CNBV regulations with fintech companies and KYC

For organizations to achieve a proper digital transformation, it is key to know the most important concepts in vogue. This is the case of KYC, an essential strategy that is currently regulated by the National Banking and Securities Commission (CNBV).

Let's review below what KYC means and what legal aspects should be taken into account by fintech companies in Mexico.

What does KYC mean?

KYC stands for Know Your Customer, and refers to the processes of a company through which the identity of customers is identified and verified, especially in the banking field.

Fintech companies globally have been adopting this concept as an essential part of their strategies more and more frequently, due to its relevance in identity control and money laundering (AML or Anti-Money Laundering).

So much so that by the end of 2020 a total global spending of approximately $ 1.2 billion for KYC and AML, an increase of 12.5% compared to the previous year.

Fintech companies in Mexico: everything you need to know about KYC and CNBV

This story began on August 29, 2017, when the CNBV published in the Official Gazette a series of changes whose purpose was to combat identity theft in the banking industry.

Then, in March 2018, the so-called Fintech Law was published, whose objective is to regulate the services of financial technology institutions, while in September of that same year the General Provisions were published (Article 58 of the Law Fintech), all aimed at making a better KYC record.

One of the most important regulations has to do with use of biometric data, especially fingerprint, allowing a more secure authentication of bank users, and seeking to avoid identity theft or fraud.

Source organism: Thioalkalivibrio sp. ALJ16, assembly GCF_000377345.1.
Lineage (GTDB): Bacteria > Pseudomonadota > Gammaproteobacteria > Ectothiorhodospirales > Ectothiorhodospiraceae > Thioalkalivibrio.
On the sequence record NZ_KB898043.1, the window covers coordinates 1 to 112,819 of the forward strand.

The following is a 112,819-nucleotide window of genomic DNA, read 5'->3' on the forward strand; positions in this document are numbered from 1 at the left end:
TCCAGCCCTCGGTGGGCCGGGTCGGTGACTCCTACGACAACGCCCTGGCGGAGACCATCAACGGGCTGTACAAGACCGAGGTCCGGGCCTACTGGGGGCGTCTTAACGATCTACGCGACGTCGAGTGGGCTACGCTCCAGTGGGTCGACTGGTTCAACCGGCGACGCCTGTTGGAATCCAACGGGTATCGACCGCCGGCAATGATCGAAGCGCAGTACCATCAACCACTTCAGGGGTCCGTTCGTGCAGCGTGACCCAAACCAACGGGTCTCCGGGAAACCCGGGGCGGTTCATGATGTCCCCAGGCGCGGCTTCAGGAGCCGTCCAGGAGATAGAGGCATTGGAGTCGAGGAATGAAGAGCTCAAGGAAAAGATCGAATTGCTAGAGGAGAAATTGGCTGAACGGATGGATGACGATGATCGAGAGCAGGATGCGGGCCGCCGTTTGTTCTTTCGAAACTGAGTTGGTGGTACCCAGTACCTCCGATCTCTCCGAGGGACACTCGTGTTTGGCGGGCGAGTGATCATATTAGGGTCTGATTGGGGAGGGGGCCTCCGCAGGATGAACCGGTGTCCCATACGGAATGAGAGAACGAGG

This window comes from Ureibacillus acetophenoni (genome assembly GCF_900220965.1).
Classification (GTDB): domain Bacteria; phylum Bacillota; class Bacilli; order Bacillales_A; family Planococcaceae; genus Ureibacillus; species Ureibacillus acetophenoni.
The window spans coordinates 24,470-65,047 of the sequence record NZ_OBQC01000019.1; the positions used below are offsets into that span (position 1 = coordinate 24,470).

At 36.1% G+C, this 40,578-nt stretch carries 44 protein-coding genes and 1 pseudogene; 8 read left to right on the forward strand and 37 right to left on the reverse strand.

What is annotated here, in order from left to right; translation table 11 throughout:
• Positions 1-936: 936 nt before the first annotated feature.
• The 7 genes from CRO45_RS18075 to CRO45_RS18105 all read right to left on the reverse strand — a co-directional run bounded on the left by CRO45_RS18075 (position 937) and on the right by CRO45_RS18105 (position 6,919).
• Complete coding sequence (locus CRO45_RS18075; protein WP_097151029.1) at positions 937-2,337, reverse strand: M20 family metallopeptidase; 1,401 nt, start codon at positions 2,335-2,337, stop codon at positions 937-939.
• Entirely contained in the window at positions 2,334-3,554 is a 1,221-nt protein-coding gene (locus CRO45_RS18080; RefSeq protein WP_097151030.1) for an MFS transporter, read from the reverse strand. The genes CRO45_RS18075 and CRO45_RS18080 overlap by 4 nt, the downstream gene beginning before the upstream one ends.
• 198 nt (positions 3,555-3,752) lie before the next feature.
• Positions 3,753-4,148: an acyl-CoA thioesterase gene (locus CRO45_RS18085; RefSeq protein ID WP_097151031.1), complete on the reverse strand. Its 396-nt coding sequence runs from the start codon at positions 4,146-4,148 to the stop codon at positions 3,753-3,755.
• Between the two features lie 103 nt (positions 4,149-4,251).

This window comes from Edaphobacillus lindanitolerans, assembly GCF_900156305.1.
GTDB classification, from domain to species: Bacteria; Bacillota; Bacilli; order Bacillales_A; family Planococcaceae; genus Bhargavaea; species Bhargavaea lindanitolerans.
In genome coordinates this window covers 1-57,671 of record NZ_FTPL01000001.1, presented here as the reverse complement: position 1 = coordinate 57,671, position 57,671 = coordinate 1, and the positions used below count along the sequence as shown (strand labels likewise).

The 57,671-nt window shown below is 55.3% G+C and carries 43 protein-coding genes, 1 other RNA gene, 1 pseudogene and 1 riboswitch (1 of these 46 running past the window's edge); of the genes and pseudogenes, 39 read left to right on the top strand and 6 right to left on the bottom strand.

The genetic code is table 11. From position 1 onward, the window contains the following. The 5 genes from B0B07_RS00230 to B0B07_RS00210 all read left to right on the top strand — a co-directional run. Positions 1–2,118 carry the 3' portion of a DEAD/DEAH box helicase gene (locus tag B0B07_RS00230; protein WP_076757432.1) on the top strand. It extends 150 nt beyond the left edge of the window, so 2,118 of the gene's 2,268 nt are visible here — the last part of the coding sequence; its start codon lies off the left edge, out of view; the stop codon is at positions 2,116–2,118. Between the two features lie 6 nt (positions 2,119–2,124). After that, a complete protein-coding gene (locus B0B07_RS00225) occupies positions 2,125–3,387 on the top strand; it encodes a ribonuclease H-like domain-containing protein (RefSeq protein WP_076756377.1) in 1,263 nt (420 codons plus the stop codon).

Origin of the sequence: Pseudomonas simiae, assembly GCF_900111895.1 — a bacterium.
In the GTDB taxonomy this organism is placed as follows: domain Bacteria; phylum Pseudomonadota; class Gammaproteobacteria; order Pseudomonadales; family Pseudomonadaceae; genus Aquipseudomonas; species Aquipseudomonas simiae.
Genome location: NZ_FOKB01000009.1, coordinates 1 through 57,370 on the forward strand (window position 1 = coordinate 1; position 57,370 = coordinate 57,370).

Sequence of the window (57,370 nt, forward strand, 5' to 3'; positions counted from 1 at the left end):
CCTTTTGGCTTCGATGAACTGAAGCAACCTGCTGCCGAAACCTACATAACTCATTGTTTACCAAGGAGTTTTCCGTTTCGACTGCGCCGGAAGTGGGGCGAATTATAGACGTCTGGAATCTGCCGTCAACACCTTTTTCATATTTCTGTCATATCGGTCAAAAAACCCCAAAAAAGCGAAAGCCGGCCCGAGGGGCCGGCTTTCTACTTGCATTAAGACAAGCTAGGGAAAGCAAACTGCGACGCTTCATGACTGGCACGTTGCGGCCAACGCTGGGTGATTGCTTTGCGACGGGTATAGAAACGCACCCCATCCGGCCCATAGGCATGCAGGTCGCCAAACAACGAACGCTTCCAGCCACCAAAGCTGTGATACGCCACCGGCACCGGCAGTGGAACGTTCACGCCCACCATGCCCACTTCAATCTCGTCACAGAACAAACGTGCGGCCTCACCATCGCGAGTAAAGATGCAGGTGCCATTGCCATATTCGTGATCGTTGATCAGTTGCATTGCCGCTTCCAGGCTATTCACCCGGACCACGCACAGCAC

These are some of the essential provisions of the CNBV:

  • It is the obligation of the credit institutions to previously validate, and in line with the INE records, the user's fingerprint. Only once this is regularized, users will be able to contract products and services, or carry out counter operations.
  • It is also the obligation of the credit institutions to guarantee the integrity of the stored biometric information and to keep records of incidents of identity theft.
  • For window operations greater than 1,500 UDIs (approximately 10,509 pesos, as of November 2021), specifically withdrawals and transfers, banks must verify the customer's fingerprint online with the INE database. It is possible to omit this validation, in which case the bank must repair the damage to the clients in no more than 48 hours after the claim.
  • Institutions can integrate biometric databases of clients to substitute online verification with the INE. However, when populating the database for the first time, it must be validated with the records of said institute.
  • If the previous step was complied with, when carrying out operations and contracting, banks will be able to use the database to authenticate their clients, without the need to carry out online verification with the INE.
  • Finally, the CNBV leaves the doors open to innovation, as the provisions consider the possibility of authorizing future or eventual biometric authentication schemes, such as voice recognition, iris recognition, etc.

Some of the great advantages of implementing a correct KYC strategy and registration lie in increasing the security of financial institutions, complying with the law, safeguarding customer data and avoiding fraud, all of which translates into an optimization of the resources.

If you think your company needs user validation and authentication with Know Your Customer processes, get in touch with us and discover the benefits for yourself. On Codster we will be happy to help you.

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